- If we’re starting this edition of Good Reads off with anything, we’re starting it with a story about the history of the iPhone. The internet history podcast takes us back to 2007, when Apple Computer, Inc, was riding on a wave of iPod-related successes, and the Mac was flourishing because of that. Then the iPhone was announced, Apple dropped the “Computer” part of its name, and, well, you pretty much know the rest.
And so, a skunkworks tablet project became a skunkworks phone project. At the very least, by 2003-4, in the form of various initiatives, Apple was hard at work on some sort of portable device that would merge the iPod with a phone and become an all-encompassing unitary device.
Every month, just when you had thought I had forgotten about publishing a new instalment of Good Reads, we’ll be bringing you a selection of highly heralded, if slightly longer, reads about the wonderful world of Apple. Sometimes these will be interviews with prominent Apple execs on contemporary topics, or commentary on how the Apple blogosphere is increasingly cynical of the biggest company in the world. All I know is, bring your own Instapaper account, because this is Good Reads.
- November saw the release of Apple’s latest and greatest. The new MacBook Pro with Touch Bar divided Apple enthusiasts into one of two camps, the majority of whom thought that Apple’s vision of the future was a little too expensive, and a little too reliant on dongles for those of us still living in the here and now. The other camp pointed out that this was the first major redesign of Apple’s laptop lineup since the Retina-class machines were introduced in 2012, all at a time when we had all but thought Apple had forgotten about the Mac. Over at Medium, Steven Levy discusses the importance of bringing touch input to the Mac, with words from Apple SVP of Worldwide Marketing Phil Schiller about some of the decisions that went into making the Touch Bar a thing.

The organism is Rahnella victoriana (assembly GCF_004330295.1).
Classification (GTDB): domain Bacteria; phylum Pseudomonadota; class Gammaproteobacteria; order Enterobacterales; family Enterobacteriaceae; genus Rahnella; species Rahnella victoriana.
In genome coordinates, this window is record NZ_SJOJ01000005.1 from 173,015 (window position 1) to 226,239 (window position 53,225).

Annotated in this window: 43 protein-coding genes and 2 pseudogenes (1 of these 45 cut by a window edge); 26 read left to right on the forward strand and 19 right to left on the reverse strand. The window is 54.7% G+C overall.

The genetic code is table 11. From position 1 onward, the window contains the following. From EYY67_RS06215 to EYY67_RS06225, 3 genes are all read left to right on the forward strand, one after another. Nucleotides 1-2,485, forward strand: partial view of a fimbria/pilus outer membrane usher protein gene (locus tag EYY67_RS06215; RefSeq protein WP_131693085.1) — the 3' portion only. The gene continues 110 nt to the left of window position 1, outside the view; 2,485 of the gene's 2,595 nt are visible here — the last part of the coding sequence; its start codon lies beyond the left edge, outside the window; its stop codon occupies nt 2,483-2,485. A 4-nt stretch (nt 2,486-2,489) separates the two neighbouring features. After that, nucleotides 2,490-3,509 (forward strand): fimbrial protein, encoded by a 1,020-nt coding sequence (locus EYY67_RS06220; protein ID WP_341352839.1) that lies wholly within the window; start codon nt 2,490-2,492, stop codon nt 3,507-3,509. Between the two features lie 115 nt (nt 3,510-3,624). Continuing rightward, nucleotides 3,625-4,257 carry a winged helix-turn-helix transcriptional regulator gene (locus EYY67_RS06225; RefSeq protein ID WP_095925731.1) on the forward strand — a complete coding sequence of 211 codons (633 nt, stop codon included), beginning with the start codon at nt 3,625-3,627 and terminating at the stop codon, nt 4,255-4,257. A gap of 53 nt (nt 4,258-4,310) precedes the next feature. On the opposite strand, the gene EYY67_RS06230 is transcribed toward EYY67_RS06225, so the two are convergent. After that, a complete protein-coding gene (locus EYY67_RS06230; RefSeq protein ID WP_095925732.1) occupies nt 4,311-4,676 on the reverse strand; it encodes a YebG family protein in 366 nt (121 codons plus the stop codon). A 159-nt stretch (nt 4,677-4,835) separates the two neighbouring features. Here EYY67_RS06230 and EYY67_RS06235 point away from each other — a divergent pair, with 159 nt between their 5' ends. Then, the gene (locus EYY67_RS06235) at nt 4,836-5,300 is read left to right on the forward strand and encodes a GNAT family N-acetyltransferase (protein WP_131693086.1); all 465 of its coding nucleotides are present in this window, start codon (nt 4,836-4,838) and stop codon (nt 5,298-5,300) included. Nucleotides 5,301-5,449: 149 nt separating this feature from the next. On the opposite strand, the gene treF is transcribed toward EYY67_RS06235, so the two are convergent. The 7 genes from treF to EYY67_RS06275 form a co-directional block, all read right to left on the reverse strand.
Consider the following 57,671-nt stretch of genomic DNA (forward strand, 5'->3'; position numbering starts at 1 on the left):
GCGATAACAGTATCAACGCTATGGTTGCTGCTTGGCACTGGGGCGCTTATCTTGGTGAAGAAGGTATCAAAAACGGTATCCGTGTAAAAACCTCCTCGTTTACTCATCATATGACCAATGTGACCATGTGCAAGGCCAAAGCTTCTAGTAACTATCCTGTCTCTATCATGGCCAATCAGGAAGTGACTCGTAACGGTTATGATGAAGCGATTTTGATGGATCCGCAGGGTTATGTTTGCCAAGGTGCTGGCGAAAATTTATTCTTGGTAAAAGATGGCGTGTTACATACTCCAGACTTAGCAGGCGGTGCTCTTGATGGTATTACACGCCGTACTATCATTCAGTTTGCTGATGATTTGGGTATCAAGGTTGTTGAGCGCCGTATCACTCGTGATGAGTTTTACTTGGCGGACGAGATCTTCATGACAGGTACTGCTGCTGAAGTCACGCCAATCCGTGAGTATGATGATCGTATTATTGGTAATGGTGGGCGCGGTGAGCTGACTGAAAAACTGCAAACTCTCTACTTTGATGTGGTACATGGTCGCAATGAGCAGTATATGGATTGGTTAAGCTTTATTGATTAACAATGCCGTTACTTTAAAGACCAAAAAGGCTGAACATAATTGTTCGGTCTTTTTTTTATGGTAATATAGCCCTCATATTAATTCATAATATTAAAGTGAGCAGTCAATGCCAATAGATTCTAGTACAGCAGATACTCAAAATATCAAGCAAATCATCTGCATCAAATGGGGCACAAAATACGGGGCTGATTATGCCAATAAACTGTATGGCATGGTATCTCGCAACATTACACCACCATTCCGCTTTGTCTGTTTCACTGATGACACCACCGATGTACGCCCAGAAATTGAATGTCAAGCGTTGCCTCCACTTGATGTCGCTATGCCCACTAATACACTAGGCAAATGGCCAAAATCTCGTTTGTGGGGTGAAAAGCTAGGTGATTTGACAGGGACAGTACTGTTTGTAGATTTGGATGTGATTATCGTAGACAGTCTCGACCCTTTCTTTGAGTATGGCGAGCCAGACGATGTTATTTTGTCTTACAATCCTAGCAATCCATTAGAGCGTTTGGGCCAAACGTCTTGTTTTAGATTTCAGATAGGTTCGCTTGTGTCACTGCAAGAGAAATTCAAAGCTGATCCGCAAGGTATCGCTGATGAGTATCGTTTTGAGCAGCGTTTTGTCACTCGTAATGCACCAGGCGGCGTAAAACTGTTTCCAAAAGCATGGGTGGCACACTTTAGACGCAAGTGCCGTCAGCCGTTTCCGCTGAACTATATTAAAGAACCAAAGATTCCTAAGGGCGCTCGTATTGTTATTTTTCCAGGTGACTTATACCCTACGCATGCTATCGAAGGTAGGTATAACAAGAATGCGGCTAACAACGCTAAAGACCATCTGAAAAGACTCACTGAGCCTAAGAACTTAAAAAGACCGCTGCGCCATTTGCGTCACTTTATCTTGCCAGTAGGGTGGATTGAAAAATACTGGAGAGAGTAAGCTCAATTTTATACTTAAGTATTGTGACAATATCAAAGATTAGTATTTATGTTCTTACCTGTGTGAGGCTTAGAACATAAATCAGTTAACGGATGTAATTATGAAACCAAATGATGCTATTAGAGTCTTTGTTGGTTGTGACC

We care about the feedback but we know that the fundamental difference on where their opinions are coming is between those who had a chance to use it and those who haven’t. There are people who want us to innovate faster and when we do there’s people who say, ‘Whoa, whoa, you’re going too fast.’ That’s just a balance in the world.
Every month, we’ll be bringing you a selection of fashionably featured reads about the wonderful world of Apple. At times, they’ll have commentary on whether Apple’s oldest product lineup still matters, or an explanation of why Tim Cook is the new Steve Ballmer. Other times, it will be well-reasoned commentary on how Apple has no idea what its doing anymore, or an explanation of why your next iPhone won’t be made of ceramic. All I know is, bring your own Instapaper account, because this is Good Reads.